To be out of control in one area or another brings on such a feeling of being overwhelmed often to the point of just wanting to give up trying. It’s bearing the constant “all or nothing” burden that really weighs the heart/mind/body down.
Kathleen Peck left an insightful comment to my article on controlling behavior that I wanted more people to see:
These types of controlling behaviors can be so difficult to identify because they’re so deeply entrenched in many of the positive behaviors & attributes you named here in the article. Being hard working, striving for the very best quality in everything or most effective use of time, resources, education, recreation, ALL seem to be productive life skills but where things turn the corner is our personal reactions when we’re unable to achieve these things, unable to somehow make everything right according to our high standards. Other people become annoyances, stumbling blocks, obstacles to be overcome.
Sadly I see myself in these descriptions, & I’m sure it’s been wounding for those around me to live with me. To be out of control in one area or another brings on such a feeling of being overwhelmed often to the point of just wanting to give up trying. It’s bearing the constant “all or nothing” burden that really weighs the heart/mind/body down. Living this kind of life is exasperating for the person under these strictures &equally so for those whom they’re being imposed upon.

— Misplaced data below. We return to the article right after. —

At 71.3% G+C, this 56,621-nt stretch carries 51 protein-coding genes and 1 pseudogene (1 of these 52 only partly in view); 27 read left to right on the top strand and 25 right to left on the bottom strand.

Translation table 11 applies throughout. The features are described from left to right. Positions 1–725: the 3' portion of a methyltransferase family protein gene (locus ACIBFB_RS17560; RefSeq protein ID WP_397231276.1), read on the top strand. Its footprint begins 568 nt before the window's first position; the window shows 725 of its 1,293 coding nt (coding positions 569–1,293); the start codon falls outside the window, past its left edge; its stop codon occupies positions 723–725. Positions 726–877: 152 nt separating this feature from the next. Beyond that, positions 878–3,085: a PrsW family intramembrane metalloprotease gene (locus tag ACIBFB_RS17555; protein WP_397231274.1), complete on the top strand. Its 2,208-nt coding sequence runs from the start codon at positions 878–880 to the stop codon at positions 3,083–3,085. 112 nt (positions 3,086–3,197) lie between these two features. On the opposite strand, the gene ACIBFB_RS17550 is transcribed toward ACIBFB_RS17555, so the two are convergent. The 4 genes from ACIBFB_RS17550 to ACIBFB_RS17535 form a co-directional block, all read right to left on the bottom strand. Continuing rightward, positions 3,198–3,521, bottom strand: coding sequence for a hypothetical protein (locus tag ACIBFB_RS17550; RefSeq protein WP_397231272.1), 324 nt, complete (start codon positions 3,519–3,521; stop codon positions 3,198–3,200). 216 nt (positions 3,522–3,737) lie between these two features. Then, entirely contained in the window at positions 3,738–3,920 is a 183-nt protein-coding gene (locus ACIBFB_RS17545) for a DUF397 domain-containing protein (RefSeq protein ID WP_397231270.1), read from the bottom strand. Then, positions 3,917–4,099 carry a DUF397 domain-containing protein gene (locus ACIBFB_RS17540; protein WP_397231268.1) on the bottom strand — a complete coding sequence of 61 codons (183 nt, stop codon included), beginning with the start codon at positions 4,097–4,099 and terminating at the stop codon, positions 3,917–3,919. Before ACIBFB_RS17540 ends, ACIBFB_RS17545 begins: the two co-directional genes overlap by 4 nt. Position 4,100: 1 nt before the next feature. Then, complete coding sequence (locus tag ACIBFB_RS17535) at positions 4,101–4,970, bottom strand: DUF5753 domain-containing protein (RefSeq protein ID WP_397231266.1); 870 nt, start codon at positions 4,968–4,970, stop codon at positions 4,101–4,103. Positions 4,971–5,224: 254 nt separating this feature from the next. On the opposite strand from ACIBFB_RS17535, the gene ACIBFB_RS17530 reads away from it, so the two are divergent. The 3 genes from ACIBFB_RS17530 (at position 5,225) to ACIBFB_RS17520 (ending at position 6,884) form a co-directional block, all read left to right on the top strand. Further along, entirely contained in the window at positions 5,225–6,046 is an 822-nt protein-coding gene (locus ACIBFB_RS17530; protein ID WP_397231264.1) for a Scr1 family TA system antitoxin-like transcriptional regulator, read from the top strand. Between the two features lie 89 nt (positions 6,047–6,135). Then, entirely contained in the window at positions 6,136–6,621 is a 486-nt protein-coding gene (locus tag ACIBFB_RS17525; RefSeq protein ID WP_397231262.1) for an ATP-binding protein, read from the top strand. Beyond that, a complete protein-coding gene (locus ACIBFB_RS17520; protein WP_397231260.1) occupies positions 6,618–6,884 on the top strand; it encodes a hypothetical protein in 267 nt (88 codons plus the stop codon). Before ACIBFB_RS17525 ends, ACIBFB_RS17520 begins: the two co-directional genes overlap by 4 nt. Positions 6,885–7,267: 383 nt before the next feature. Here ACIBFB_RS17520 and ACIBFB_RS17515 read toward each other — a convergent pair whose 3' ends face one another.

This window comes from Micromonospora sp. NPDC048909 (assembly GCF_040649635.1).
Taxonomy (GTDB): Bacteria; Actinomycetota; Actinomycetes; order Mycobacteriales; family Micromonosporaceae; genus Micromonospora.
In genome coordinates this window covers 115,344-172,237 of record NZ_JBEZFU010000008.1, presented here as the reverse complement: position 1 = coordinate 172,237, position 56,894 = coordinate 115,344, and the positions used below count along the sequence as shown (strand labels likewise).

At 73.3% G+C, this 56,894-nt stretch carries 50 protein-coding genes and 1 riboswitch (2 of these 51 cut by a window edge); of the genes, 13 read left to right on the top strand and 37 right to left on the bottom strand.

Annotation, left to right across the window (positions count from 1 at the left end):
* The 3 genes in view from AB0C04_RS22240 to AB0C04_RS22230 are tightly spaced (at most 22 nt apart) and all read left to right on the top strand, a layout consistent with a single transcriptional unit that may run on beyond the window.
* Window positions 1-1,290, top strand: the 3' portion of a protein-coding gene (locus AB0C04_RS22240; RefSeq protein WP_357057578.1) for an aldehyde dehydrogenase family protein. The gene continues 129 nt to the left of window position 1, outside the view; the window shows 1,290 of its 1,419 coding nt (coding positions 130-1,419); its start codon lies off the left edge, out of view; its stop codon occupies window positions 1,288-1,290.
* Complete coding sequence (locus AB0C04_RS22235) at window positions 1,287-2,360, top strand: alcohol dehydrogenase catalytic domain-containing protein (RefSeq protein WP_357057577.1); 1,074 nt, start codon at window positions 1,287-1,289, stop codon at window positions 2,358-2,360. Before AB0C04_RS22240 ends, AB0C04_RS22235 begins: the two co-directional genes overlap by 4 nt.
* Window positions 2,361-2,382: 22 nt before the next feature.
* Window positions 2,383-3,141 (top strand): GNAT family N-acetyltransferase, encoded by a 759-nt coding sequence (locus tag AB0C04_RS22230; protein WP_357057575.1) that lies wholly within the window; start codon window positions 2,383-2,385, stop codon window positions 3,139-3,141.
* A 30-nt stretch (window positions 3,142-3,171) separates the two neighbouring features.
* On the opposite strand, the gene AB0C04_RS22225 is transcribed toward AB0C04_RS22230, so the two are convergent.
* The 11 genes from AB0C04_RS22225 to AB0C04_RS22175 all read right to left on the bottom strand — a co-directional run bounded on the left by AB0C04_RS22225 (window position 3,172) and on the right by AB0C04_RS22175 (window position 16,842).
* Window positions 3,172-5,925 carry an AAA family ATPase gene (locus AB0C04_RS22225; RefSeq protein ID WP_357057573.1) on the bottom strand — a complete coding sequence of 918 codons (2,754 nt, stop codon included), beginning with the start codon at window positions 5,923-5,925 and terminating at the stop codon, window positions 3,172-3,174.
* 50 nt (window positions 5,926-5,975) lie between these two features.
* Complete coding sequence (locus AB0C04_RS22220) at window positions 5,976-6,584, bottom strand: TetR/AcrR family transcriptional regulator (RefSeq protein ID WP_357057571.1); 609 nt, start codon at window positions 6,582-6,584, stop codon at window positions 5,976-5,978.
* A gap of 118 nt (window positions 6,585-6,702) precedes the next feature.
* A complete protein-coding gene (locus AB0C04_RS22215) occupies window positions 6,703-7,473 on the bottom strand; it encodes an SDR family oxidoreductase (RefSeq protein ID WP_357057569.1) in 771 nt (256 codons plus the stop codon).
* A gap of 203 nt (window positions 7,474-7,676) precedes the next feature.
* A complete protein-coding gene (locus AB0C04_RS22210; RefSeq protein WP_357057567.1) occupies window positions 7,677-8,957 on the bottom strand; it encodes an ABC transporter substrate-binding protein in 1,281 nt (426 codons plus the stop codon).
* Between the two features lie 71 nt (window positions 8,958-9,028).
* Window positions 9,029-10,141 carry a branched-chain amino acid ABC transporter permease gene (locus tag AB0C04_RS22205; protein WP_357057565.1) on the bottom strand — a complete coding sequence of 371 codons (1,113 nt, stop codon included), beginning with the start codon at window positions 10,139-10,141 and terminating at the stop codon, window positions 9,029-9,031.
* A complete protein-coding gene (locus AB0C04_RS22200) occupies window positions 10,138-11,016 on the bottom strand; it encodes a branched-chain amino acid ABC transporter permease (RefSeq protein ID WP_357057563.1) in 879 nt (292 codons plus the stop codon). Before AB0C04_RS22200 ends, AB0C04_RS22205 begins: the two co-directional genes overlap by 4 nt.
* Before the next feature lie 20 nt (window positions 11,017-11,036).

God help us to turn over these fears & needs to control to the only wise One who truly does have all control & can be trusted in every circumstance to wield that control gently, graciously & altogether wisely.
A few comments on what Kathleen wrote:
1. Controlling behavior can be the result of good traits and habits carried to an extreme.
2. The problem can arise when we respond badly to our failure to achieve or to people and events messing up our plans.
3. It only takes one area of life to go wrong for some people to feel that all of life is out of control.
4. This impacts everyone connected to the person.
5. Trusting the wise and good sovereignty of God is key to overcoming vain attempts to achieve personal sovereignty.
David Murray is Professor of Old Testament & Practical Theology at Puritan Reformed Theological Seminary. This article first appeared on his blog, Head Heart Hand, and is used with permission.